The Lexus LF-FC concept is a traditional luxury barge, with a twist. It’s got four-door coupe styling, gesture-control technology, and a hydrogen fuel-cell powertrain. At least some of these features will likely make it into the next-generation LS although, naturally, Lexus isn’t offering many specifics.
The big four-door features a more streamlined version of Lexus’ current design language. At the front, the Lexus “spindle” grille is as big as ever; it’s flanked by daytime running light blades like the ones on the production IS and other models, plus very minimal headlights. The rear end features highly sculpted taillights and bodywork that looks like it was created by erosion.
Lexus gave the LF-FC the “four-door coupe” silhouette that’s become popular among luxury carmakers. It’s still a bona fide four-door sedan, but the roofline is lower and sleeker than on the current LS. The concept also has distinct cab-rearward proportions that add to the sporty vibe. It rides on 21-inch wheels made from carbon fiber-reinforced plastic.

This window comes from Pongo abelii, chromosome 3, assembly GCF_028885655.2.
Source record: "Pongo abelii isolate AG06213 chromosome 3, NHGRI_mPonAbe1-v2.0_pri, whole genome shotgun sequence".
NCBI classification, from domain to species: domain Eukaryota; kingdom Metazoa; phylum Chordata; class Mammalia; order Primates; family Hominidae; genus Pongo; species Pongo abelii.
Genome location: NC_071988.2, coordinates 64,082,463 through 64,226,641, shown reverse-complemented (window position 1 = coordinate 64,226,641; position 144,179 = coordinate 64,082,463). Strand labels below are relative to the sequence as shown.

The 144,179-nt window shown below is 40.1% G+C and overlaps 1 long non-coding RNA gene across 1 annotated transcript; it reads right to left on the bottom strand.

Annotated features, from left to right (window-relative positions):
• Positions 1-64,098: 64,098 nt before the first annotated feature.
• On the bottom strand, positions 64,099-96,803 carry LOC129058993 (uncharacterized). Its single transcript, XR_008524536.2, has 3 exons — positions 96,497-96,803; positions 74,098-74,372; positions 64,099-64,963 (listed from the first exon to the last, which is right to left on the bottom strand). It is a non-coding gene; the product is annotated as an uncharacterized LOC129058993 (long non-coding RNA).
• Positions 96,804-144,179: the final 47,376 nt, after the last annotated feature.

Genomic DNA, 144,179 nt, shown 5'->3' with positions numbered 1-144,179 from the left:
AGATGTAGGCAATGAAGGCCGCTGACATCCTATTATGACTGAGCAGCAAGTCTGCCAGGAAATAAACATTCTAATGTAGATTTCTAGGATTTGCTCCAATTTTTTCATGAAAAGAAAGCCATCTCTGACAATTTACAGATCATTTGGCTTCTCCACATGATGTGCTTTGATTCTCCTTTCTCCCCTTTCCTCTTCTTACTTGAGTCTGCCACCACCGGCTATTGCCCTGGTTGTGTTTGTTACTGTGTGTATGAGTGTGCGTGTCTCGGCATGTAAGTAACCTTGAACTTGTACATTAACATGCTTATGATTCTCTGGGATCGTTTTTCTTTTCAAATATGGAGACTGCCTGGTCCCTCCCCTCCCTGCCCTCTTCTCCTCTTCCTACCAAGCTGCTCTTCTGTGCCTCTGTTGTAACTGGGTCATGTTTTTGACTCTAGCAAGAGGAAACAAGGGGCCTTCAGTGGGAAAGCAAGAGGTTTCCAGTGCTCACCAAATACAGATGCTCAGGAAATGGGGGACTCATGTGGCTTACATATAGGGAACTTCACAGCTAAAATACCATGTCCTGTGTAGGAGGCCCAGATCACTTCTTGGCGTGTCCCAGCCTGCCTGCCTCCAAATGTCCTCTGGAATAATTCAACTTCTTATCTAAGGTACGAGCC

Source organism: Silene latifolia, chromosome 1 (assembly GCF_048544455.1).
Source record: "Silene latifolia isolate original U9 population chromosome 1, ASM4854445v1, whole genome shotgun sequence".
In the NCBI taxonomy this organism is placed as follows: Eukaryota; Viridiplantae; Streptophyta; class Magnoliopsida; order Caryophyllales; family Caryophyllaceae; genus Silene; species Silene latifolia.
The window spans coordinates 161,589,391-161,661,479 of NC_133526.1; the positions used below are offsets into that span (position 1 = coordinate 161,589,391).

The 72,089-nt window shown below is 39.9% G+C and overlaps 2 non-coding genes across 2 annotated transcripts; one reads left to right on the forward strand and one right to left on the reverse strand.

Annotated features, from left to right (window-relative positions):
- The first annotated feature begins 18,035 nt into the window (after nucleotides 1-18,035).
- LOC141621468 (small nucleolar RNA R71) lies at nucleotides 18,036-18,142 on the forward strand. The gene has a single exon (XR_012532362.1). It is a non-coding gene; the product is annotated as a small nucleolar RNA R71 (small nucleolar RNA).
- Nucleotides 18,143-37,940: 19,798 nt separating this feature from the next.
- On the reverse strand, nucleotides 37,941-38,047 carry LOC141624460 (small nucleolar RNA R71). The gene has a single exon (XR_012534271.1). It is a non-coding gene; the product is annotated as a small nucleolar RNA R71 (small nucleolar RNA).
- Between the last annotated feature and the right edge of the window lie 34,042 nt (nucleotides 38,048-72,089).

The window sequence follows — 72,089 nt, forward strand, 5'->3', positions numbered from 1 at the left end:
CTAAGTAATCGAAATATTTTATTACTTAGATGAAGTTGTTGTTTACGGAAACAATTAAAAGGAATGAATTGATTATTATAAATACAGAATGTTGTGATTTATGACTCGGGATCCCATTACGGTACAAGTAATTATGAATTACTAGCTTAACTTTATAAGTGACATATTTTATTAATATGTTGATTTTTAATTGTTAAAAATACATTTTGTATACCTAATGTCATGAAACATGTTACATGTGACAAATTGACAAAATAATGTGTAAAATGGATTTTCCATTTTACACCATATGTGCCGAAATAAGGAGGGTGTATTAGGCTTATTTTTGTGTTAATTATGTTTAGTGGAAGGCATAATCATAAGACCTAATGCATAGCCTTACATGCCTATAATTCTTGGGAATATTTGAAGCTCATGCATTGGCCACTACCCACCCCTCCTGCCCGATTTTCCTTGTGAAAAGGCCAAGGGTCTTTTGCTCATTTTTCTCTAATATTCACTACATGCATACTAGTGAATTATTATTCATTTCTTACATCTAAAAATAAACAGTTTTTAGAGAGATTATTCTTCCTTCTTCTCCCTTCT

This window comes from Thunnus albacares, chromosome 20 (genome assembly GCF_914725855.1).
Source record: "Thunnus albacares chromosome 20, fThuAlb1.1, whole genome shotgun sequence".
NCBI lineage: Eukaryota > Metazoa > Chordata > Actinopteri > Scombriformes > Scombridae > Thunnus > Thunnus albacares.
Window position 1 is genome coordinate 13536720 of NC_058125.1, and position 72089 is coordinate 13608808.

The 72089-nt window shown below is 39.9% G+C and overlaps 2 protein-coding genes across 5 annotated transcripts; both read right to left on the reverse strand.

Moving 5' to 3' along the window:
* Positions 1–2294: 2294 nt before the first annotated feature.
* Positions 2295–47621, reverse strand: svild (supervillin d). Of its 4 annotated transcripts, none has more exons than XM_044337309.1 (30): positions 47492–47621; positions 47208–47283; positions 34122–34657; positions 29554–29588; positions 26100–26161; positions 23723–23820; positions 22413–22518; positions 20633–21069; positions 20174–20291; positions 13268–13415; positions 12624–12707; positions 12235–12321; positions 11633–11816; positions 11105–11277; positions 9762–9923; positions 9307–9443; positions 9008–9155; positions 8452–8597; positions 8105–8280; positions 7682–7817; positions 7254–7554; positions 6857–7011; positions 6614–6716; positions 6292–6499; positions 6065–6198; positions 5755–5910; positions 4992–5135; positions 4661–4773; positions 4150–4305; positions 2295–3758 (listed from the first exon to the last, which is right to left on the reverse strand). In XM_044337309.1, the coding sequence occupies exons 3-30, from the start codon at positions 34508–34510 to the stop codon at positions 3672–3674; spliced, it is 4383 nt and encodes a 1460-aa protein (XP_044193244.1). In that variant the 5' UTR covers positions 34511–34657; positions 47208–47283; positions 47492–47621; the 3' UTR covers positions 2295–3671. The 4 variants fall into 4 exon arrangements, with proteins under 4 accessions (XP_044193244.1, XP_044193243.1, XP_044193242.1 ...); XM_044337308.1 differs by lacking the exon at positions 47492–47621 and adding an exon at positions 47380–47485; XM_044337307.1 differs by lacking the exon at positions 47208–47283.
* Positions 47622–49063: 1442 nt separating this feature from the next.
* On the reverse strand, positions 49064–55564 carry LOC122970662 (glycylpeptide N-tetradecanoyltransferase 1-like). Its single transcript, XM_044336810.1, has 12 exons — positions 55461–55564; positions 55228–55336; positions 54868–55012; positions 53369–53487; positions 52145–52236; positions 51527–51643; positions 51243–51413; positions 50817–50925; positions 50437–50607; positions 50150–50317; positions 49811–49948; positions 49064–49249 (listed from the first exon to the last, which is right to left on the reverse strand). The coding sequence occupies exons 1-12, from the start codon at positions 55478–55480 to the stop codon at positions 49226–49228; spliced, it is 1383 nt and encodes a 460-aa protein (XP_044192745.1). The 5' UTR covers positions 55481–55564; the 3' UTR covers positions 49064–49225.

Underneath the sleek sheet metal is a hydrogen fuel-cell powertrain. Power is sent to all four wheels, with two in-wheel motors used at the front. The fuel-cell stack is mounted in the rear of the car, with a control unit in front and a T-shaped array of hydrogen storage tanks. Lexus says this ensures balanced weight distribution, helping to improve handling.
The interior was designed to reflect this car’s likely dual role as personal vehicle and chauffeur-driven limousine. At the front, the driver gets a futuristic dashboard display with gesture controls, including a hologram that indicates where the system can interpret hand gestures. At the back, passengers get reclining rear seats and plenty of space, Lexus says. Everyone gets aniline leather, which covers the dashboard, doors, and seats.
There’s also some autonomous-driving technology, including “elevated traffic environment recognition, prediction, and judgment function,” Lexus says. Parent Toyota is testing a self-driving prototype on public roads in Japan, and hopes to eventually develop artificial intelligence for autonomous vehicles.
The LF-FC itself will not go into production, but some of its styling and technology features could transition to the next-generation LS. There have already been reports that Lexus is considering a fuel-cell LS, but the carmaker hasn’t officially confirmed anything.
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